Details about rot and insect resistant framing lumber and porch flooring material are found at Rot-Resistant Deck Lumber & Flooring. Excerpts are below.
For a price, redwood and cedar are available in structural grades. How rot-resistant the untreated wood is depends on the amount of extractives in the wood, which is greatest in the heartwood cut from dense, old-growth trees.
To purchase all-heart, structural-grade redwood or cedar, expect to spend two to three times more than for pressuretreated lumber. It is also difficult to find away from the West Coast. Left untreated, even the heartwood of these species is not recommended for ground contact.
Structural lumber products made of recycled plastics are starting to make their way into the marketplace and are turning up as railroad ties, dock components, and park walkways. Since there are few standards available for these products, designers and installers will need to rely on manufacturer data for structural characteristics.
One product, TriMax (TriMax of Long Island), is made of recycled plastic and fiberglass and has compression and horizontal-shear strength similar to treated yellow pine. Like most plastic products, however, the material is more flexible than wood due to a low modulus of elasticity. This means spans must be small and the structure may have a bouncy feel.
Details about deck and porch flooring material are found at Rot-Resistant Deck Lumber & Flooring. Excerpts are below.
Horizontal deck surfaces take a beating. Rain and snow, exacerbated by wet-dry and freeze-thaw cycles, open up widening cracks, and ultraviolet radiation breaks down wood surfaces. The more sun exposure and water a deck sees, the quicker it will deteriorate. In addition, foot traffic makes it hard to maintain protective finishes.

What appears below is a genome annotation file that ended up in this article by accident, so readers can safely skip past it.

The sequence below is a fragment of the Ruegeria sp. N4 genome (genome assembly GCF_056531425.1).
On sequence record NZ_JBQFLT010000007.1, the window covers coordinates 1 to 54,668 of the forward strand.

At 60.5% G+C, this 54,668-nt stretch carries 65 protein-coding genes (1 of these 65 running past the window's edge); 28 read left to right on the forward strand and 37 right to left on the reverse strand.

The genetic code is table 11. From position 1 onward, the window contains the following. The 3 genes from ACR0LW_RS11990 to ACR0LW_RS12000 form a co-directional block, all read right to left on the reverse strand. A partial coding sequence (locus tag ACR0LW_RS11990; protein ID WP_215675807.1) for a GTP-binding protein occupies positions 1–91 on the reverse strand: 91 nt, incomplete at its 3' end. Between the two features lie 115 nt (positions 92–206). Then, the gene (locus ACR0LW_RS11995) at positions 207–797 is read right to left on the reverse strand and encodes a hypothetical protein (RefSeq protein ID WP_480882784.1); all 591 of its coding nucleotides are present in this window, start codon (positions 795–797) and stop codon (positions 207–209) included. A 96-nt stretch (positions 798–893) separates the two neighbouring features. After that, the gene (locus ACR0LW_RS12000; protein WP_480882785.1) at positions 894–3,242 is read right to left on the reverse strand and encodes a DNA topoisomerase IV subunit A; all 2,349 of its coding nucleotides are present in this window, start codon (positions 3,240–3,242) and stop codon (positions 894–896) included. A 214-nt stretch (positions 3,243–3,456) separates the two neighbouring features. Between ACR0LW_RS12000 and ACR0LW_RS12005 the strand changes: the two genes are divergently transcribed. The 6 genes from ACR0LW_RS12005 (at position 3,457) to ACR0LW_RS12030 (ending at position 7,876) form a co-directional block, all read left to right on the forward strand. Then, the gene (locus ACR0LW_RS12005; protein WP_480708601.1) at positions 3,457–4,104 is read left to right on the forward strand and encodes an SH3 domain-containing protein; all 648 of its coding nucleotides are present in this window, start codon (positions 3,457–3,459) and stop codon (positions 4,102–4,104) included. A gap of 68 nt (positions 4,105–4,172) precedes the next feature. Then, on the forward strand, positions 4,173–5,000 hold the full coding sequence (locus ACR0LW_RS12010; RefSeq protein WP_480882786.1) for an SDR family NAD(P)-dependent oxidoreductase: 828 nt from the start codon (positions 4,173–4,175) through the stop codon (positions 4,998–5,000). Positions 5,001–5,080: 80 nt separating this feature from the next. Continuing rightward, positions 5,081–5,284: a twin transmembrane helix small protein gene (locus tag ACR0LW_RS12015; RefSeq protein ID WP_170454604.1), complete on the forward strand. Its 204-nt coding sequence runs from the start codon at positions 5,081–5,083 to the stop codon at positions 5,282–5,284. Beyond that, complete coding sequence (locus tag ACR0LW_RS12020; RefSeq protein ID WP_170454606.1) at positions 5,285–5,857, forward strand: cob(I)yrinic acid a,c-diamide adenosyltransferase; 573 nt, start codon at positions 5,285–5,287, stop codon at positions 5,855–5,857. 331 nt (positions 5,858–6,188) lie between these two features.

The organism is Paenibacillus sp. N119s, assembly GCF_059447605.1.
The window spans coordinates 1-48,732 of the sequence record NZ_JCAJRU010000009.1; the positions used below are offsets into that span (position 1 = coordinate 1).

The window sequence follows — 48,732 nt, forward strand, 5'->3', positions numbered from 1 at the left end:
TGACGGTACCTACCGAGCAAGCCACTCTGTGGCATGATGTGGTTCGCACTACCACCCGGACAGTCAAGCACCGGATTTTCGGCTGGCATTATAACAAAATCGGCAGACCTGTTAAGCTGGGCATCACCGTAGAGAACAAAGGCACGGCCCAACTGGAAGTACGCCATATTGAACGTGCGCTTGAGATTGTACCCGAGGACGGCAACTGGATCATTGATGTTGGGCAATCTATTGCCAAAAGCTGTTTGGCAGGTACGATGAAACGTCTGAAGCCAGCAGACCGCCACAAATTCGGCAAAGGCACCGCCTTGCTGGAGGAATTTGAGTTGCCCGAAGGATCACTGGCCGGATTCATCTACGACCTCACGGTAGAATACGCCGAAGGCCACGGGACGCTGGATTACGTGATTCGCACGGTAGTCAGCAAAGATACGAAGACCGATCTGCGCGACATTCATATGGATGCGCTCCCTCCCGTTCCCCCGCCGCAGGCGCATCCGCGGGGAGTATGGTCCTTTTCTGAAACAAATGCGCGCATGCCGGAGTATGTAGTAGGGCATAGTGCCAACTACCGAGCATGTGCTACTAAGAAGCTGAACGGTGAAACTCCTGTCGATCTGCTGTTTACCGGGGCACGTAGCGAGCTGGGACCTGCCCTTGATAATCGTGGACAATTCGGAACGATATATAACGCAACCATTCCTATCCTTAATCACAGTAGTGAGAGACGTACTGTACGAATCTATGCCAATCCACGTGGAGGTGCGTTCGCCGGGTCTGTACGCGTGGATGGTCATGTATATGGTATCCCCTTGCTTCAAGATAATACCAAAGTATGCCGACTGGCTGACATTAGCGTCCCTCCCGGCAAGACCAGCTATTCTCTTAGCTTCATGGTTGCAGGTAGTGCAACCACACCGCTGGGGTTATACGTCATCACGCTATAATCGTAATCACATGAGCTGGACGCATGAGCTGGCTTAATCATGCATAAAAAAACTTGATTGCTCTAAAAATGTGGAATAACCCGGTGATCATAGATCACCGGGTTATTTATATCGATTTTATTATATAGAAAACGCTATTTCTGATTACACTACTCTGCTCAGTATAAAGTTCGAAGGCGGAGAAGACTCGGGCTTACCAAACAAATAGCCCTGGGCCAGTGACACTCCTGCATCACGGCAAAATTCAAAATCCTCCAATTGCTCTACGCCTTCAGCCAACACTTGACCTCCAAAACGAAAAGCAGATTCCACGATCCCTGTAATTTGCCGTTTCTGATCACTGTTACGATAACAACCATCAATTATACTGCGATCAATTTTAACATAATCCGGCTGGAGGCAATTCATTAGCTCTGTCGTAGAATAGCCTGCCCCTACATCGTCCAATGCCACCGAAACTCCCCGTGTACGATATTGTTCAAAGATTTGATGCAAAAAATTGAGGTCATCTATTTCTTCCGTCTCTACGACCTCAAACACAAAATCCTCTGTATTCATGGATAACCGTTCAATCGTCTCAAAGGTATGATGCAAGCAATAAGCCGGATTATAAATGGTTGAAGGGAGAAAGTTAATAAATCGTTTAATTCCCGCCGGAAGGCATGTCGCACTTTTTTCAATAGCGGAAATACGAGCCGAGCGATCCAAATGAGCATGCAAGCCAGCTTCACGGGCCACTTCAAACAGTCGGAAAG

In choosing a decking material, look beyond its short lived original condition to its appearance and maintenance needs down the road (Table 4-3).
In all cases, use the best grade of material you can afford. With wood decking, select tight, straight grain, few if any knots, and low moisture content. Since most wood decking materials are graded only for appearance, the grading is unregulated and grade names may be confusing. It is best to see a sample before committing to a purchase.
Pressure-treated decking is still the most common choice due to its low cost and ready availability. As with other pressure-treated lumber products, CCA has been phased out in favor of wood treated with copper quat (ACQ) and copper azole (see PRESERVATIVE TREATED LUMBER).
Most builders in the eastern United States choose nominal 5/4 x 6 radius-edge decking (RED), which is dressed to 1 inch thick and can span 16 inches. Western softwoods are typically sold as 2x4 or 2x6 stock and can span up to 24 inches.
For fully exposed decks, particularly those with south-facing exposure, use the best grade available, generally called Premium in southern pine and Patio 1 or Dex in Western species. The radiused edges on RED stock make an attractive deck surface and help prevent splintering.
Many homeowners become disappointed with pressuretreated decking when they discover that it must be treated regularly to prevent cupping, checking, and warping. Except where the decking is under a roof and well protected from sun and rain, it must be treated with a water-repellant sealer or a semitransparent penetrating stain to prevent problems.
It is important to finish the wood as soon as the surface is dry but before it has a chance to start cracking, allowing water to penetrate and do additional damage (see Finishes, Coatings, Stains for Decks). A few premium products come factory pretreated with a sealer that has penetrated the wood surface and should outlast on-site sealing.
Until the recent introduction of synthetic decking materials, the only viable alternatives to pressure-treated lumber were naturally decay-resistant wood species, such as redwood and cedar. A number of tropical hardwoods are now available to deck builders as well.
The most decay-resistant materials are cut from the dense heartwood of old-growth trees, which is expensive and increasingly rare. In redwood, the lighter colored sapwood offers moderate resistance to decay. Cedar sapwood is even less resistant. If possible, choose all-heart grades for exposed areas (see Figure 4-1).